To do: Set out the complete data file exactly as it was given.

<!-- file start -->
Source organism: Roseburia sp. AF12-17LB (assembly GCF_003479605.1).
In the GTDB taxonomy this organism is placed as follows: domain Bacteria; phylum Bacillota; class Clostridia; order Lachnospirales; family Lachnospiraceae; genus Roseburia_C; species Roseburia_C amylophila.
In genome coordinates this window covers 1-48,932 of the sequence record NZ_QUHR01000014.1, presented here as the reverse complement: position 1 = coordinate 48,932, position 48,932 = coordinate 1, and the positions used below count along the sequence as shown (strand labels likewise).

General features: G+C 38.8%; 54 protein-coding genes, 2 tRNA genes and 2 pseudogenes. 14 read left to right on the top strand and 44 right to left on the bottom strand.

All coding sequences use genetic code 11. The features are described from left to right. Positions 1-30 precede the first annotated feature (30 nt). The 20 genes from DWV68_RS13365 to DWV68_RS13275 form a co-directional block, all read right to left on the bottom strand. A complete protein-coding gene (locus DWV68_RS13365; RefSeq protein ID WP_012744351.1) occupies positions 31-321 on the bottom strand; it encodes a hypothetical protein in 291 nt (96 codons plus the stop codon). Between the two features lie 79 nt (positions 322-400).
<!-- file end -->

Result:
Source organism: Roseburia sp. AF12-17LB (assembly GCF_003479605.1).
In the GTDB taxonomy this organism is placed as follows: domain Bacteria; phylum Bacillota; class Clostridia; order Lachnospirales; family Lachnospiraceae; genus Roseburia_C; species Roseburia_C amylophila.
In genome coordinates this window covers 1-48,932 of the sequence record NZ_QUHR01000014.1, presented here as the reverse complement: position 1 = coordinate 48,932, position 48,932 = coordinate 1, and the positions used below count along the sequence as shown (strand labels likewise).

General features: G+C 38.8%; 54 protein-coding genes, 2 tRNA genes and 2 pseudogenes. 14 read left to right on the top strand and 44 right to left on the bottom strand.

All coding sequences use genetic code 11. The features are described from left to right. Positions 1-30 precede the first annotated feature (30 nt). The 20 genes from DWV68_RS13365 to DWV68_RS13275 form a co-directional block, all read right to left on the bottom strand. A complete protein-coding gene (locus DWV68_RS13365; RefSeq protein ID WP_012744351.1) occupies positions 31-321 on the bottom strand; it encodes a hypothetical protein in 291 nt (96 codons plus the stop codon). Between the two features lie 79 nt (positions 322-400).